Women suffering from body dysmorphic disorder (BDD) - a mental illness characterized by debilitating misperceptions that one appears disfigured and ugly - appear to process visual information abnormally, even when looking at inanimate objects, say UCLA scientists. The findings appears in Psychological Medicine.
In the study, UCLA's Jamie Feusner found that patients with the disorder have less brain activity when processing holistic visual elements that provide the "big picture," regardless of whether that picture is a face or an object. "This is an important step to figuring out what's going wrong in the brains of people with BDD so we can develop treatments to change their perceptions of themselves," said Feusner.
BDD sufferers (an estimated 2 percent of the population) tend to fixate on minute details, such as a single blemish or a slight crook to the nose, rather than viewing their face as a whole. They think obsessively about their appearance and engage in repetitive, time-consuming behaviors, such as checking their appearance in the mirror. Many are too embarrassed to leave the house, some have repeated and unnecessary plastic surgeries, and still others can become suicidal.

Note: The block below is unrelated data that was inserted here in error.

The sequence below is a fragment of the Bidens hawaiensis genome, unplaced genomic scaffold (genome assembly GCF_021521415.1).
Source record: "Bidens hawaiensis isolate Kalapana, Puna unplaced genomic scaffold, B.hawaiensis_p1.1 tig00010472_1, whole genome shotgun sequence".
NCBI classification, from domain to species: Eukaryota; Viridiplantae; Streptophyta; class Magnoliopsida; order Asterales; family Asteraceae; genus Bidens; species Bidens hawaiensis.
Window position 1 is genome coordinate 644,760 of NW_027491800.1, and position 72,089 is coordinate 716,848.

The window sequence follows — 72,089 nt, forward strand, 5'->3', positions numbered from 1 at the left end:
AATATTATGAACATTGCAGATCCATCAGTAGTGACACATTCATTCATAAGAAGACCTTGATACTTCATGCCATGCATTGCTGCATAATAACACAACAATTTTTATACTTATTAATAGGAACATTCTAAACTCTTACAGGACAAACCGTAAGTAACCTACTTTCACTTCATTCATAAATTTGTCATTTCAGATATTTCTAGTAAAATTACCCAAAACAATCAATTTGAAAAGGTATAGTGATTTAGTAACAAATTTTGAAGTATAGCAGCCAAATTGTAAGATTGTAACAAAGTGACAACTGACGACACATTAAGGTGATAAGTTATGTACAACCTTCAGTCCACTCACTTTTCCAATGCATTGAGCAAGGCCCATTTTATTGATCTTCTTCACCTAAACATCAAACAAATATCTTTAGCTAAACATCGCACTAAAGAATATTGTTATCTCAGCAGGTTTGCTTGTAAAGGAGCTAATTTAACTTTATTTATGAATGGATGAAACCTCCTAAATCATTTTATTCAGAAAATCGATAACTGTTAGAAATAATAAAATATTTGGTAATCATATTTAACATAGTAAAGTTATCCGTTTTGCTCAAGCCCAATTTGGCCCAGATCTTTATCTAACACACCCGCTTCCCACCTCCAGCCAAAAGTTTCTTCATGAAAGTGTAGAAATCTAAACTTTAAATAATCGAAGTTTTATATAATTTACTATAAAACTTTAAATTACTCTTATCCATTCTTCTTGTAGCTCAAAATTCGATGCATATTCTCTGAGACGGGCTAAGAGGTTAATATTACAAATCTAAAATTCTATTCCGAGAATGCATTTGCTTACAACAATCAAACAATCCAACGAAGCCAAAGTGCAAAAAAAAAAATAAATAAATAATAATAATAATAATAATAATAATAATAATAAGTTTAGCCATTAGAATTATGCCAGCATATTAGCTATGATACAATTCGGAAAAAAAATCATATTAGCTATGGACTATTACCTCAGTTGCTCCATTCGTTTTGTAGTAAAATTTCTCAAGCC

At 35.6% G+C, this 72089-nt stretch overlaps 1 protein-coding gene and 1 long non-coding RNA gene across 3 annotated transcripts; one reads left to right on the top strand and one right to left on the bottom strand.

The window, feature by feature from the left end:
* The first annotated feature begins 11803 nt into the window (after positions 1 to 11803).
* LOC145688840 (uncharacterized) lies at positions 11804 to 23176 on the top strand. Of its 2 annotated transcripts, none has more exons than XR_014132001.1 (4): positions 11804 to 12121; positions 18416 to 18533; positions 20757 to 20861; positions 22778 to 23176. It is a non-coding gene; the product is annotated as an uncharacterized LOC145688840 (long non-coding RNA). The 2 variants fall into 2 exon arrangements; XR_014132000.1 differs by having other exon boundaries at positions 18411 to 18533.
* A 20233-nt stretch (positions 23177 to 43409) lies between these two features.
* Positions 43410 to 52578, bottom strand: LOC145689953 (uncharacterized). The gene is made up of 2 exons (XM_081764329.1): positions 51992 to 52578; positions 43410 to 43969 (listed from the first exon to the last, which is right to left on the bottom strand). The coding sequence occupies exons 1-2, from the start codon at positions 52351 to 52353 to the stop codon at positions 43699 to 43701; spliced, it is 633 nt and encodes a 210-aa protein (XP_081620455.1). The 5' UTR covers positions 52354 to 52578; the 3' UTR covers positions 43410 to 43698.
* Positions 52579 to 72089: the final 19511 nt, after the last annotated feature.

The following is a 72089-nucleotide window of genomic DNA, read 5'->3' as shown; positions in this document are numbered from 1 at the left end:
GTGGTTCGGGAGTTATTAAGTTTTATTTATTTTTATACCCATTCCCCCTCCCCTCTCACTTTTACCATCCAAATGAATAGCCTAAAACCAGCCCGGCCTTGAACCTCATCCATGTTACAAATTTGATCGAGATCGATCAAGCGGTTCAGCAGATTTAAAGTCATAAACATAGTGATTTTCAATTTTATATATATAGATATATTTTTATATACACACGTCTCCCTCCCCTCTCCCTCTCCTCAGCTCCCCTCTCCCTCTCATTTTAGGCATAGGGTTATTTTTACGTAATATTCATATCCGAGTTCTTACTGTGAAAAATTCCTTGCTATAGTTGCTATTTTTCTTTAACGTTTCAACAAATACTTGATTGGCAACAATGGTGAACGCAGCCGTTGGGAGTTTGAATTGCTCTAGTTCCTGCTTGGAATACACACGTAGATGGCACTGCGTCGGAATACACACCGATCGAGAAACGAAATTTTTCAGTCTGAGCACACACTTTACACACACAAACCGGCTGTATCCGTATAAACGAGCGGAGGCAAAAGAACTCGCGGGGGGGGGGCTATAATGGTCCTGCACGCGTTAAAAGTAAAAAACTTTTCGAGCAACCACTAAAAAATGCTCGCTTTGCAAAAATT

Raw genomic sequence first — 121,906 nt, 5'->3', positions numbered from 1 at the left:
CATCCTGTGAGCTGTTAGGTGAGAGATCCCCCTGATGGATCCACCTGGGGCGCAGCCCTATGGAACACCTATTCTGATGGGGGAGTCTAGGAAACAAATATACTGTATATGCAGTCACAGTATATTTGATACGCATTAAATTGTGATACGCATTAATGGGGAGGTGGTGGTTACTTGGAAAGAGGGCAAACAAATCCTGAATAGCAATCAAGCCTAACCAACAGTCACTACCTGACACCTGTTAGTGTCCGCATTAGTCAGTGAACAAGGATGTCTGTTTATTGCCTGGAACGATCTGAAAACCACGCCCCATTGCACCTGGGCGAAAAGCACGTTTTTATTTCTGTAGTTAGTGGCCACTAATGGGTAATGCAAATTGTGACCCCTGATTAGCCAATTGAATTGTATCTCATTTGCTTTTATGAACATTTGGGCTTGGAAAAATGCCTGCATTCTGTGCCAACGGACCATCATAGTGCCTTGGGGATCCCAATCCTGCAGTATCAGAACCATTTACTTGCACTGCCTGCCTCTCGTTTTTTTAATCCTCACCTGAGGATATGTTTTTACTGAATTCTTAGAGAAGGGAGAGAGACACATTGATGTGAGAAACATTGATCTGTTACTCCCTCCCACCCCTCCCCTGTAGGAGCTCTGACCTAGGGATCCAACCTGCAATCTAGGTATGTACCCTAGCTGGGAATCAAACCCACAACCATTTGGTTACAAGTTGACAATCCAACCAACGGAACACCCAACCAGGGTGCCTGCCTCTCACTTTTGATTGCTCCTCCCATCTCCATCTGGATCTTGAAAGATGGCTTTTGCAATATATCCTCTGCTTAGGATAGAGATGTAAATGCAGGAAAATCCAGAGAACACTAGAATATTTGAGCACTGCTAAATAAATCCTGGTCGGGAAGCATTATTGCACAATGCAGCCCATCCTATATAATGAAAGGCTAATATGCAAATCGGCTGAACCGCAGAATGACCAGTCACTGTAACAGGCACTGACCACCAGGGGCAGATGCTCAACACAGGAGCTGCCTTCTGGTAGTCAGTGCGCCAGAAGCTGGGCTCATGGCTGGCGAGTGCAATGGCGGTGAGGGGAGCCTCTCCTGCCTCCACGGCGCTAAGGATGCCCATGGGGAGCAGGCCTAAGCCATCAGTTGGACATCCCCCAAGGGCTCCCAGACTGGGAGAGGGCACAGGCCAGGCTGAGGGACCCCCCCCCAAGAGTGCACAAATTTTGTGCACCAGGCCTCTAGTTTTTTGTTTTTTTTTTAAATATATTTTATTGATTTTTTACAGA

The study compared 14 BDD patients with 14 healthy controls using MRI brain scans. The subjects viewed digital photographs of houses that were either unaltered or altered in ways to parse out different elements of visual processing. One altered set of images included very fine details, such as the shingles on the roof. The other altered images had very little detail and just showed things "holistically," such as the general shape of the house and the doors and windows.
Feusner found that the BDD patients had abnormal brain activation patterns when viewing pictures of the less-detailed houses: the regions of their brains that process these visual elements showed less activation than the healthy controls. In addition, the more severe their BDD symptoms, the lower the brain activity in the areas responsible for processing the image holistically.
"The study suggests that BDD patients have general abnormalities in visual processing," Feusner explained. "But we haven't yet determined whether abnormal visual processing contributes as a cause to developing BDD or is the effect of having BDD. So it's the chicken-or-the-egg phenomenon.
Thirty percent of people with BDD also suffer from eating disorders, which are also linked to having a distorted self-image. Feusner is now enrolling anorexia nervosa patients to study whether they have abnormalities in the way they process visual information.
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Source: University of California - Los Angeles